Français Subscribe:

Featured Curling Athlete: Donna Hawkins

Thursday, 8 December 2011 - Posted by Jean Mills

Simcoe, Ontario, curler Donna Hawkins says she’s a vice, but it was as skip that she led the Hamilton Blind Curlers to the Silver Medal at the Canadian Vision Impaired Curling Champioships in 2009.

This busy member of the Simcoe Curling Club lends her organizing skills to curling events such as bonspiels and playdowns. She’s on the organizing committee for the 2012 Provincial Senior Men’s and Women’s Curling Championships to be held at her home club.

"They are priceless!" Donna Hawkins and her Little Rockers posing for the camera at the Simcoe Curling Club (Photo courtesy D. Hawkins)

But one of her favourite on-ice activities is introducing kids to the sport of curling.

“I volunteer a lot at the club to teach junior curlers beginning curling skills, ages 4-10 years,” she says. “The youngest is 3 1/2 years old and loves to be on the ice.  When they are able to slide and throw junior rocks, they move up into the next group.”

Hawkins adds: “They are priceless and I love to work with them.”

And like many curlers, when the ice is gone, she hits the links.

Hawkins is deeply involved with the Ontario Vision Impaired Golfers, where she is the Secretary/Membership Coordinatior for that organization. In 2011, she won the Western Open Golf Championship (net score for Ladies) and The Canadian Open (gross score for Ladies). Not only that, but she was also the Ontario Provincial Ladies Champion.

“I do take both games quite seriously,” she says. “In golf, I play against myself but enjoy it always.  In curling, it is truly a team sport and I curl with a great vision impaired team as well as with many sighted curlers in league play.”

Birthplace:  Simcoe Ontario
Hometown:  Simcoe Ontario
Curling Club:  Simcoe Curling Club
Current Team:  Mixed Wednesday Night Team
Position: Vice
Delivery: Right

Quick Hits with Donna Hawkins

 Do you have any superstitions? 

“I don’t think so.  None that I can think of.”

Three people, living or not, whom you would invite to a dinner party.

“Jim Simmons, my current skip on the team.  He is always positive and encouraging to all members and has a great outlook on life in general.

My late Mother, Betty Lawrence who always believed that I could do anything I set my mind to do.”

If you could be a star in any other sport, what would it be, and why?

“I have just taken up lawn bowling and I quite enjoy the sport.  I think with practice and instruction it would be very much like curling, and it would require skill and strategy.”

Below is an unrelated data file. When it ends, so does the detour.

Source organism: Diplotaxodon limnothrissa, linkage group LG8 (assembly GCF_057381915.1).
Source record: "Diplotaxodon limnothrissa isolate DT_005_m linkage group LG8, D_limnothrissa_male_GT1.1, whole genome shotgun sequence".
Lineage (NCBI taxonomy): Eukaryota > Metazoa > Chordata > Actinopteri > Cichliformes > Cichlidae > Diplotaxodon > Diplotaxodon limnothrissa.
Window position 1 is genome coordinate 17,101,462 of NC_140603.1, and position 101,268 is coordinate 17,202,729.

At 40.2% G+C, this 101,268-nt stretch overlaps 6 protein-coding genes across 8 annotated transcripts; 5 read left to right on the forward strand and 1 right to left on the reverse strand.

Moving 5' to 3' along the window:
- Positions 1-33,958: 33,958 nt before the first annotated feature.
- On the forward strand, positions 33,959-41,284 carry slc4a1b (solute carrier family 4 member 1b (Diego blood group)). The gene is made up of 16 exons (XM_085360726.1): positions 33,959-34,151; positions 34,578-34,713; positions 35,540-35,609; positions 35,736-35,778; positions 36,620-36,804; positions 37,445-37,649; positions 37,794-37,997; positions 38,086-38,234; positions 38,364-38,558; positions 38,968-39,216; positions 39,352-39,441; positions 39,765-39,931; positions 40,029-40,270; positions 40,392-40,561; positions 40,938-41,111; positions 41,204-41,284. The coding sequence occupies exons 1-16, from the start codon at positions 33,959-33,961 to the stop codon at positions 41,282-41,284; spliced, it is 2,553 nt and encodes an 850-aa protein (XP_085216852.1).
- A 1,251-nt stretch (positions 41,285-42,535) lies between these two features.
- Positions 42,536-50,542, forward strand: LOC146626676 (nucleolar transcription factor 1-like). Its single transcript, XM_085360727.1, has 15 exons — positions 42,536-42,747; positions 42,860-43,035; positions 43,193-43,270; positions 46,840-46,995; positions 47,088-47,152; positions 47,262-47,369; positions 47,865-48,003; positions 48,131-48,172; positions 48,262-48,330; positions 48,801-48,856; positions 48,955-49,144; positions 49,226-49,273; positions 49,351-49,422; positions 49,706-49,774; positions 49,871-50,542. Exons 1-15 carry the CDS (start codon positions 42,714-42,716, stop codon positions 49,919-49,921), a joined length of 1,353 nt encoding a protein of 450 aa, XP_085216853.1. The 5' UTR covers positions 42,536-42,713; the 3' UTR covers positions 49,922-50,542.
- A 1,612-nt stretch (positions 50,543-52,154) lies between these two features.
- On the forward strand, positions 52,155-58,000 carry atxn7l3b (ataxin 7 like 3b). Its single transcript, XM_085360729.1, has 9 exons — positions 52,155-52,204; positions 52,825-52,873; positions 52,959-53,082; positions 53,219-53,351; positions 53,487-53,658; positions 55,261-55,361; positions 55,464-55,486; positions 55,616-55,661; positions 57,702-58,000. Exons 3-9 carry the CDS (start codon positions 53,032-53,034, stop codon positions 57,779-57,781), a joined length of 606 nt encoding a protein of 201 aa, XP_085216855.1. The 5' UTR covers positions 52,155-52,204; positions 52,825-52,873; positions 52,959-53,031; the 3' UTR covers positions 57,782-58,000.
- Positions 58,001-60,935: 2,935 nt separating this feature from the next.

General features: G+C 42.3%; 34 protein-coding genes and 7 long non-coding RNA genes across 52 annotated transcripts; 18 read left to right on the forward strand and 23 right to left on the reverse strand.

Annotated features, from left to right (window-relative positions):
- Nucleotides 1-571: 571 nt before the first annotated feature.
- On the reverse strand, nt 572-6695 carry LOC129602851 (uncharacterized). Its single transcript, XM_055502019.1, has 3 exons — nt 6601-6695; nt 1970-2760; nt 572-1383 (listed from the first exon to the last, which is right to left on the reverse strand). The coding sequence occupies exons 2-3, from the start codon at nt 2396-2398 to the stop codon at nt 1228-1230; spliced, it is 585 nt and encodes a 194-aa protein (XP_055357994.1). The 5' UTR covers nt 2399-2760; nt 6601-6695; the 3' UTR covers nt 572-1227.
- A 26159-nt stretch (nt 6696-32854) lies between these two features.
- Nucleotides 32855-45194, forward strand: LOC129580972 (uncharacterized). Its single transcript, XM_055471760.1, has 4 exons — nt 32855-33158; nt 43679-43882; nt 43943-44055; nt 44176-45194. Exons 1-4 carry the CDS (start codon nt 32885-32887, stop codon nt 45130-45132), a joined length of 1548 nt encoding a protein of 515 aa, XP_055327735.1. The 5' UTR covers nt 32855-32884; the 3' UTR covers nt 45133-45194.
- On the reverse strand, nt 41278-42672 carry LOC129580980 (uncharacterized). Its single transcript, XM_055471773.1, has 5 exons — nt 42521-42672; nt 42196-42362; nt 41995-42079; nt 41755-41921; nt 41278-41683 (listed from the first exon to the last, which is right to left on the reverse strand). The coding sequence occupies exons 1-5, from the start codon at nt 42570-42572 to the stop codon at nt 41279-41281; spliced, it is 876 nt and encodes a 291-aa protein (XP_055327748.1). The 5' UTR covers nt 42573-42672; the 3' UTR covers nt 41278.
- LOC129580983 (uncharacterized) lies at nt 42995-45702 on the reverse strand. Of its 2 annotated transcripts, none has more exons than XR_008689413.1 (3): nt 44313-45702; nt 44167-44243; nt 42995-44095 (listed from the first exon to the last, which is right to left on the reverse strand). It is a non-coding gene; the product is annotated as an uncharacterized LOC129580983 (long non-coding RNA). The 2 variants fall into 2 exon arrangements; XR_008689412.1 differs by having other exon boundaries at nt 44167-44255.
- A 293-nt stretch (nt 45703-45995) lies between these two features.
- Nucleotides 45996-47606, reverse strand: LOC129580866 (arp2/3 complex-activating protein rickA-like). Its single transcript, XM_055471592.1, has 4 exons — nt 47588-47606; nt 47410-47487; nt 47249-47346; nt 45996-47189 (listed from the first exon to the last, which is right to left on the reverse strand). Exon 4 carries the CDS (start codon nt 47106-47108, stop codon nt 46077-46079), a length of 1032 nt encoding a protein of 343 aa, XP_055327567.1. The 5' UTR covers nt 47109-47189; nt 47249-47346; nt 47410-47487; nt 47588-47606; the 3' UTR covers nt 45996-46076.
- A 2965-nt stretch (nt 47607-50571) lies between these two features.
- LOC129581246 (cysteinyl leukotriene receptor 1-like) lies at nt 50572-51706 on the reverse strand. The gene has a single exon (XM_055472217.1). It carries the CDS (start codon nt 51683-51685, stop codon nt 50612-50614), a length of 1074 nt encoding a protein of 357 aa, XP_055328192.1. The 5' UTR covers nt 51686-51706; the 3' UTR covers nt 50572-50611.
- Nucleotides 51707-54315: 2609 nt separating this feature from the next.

If you could change any rule in curling, which one would it be, and why?

“I am happy for people with disabilities that are able to use the stick but I think it makes it difficult to compete with those curlers who have mastered it.  There seems to be greater accuracy with it.  I hope competitive curling will always be curling from the hack.”

What music do you like to listen to before a game?

“I like themes from movie scores, both old and new.”

Vision Impaired curler Donna Hawkins (Photo courtesy D. Hawkins)

Favourite:

… Website? “Yahoo”

… Order from Tim Hortons? “Raisin bran muffins”

… Vacation destination?  “Scottsdale, Arizona”

… Junk food?  “Chocolate marshmallow sundaes”

Do you have any pet peeves?

“I don’t like self pity or people who judge others.  Every person has qualities and is unique.”

Three things you always travel with?

“My passport ( but now I have a new Ontario photo card), a suduko book, and my CD player.”

First thing on your Bucket List?  

“To travel to Hawaii.”

Favourite pastime between draws at spiels?

“I like to visit and meet new people. Often curling is on the TV at the club.  We also have two great caterers (at Simcoe CC), Linda and Deb, who help fill our time and our tummies with lots of good yummies.”

One thing most people don’t know about you?

“That I taught figure skating for 25 years as a second job to being a nurse.”

What is the biggest misconception about curlers?

“People think that you have to be athletic to curl and it is dangerous because it is played on ice.  Also they think it costs a lot.  Anyone can learn to curl at any age.”

Your ideal shot to win an Olympic gold medal: 

“It is my great desire that, while I am still healthy, vision impaired curling will become a part of the Paralympics and that I might be there participating.”

 




About Jean Mills
Jean Mills is Coordinator of Web Content Services for the Canadian Curling Association. She writes and edits for Curling.ca, including feature stories, news items, and her bi-monthly column, Around The House.

Advertisement

Become a Fan of CCACurling on Facebook

True Sport Movement

True Sport Lives Here

Advertisement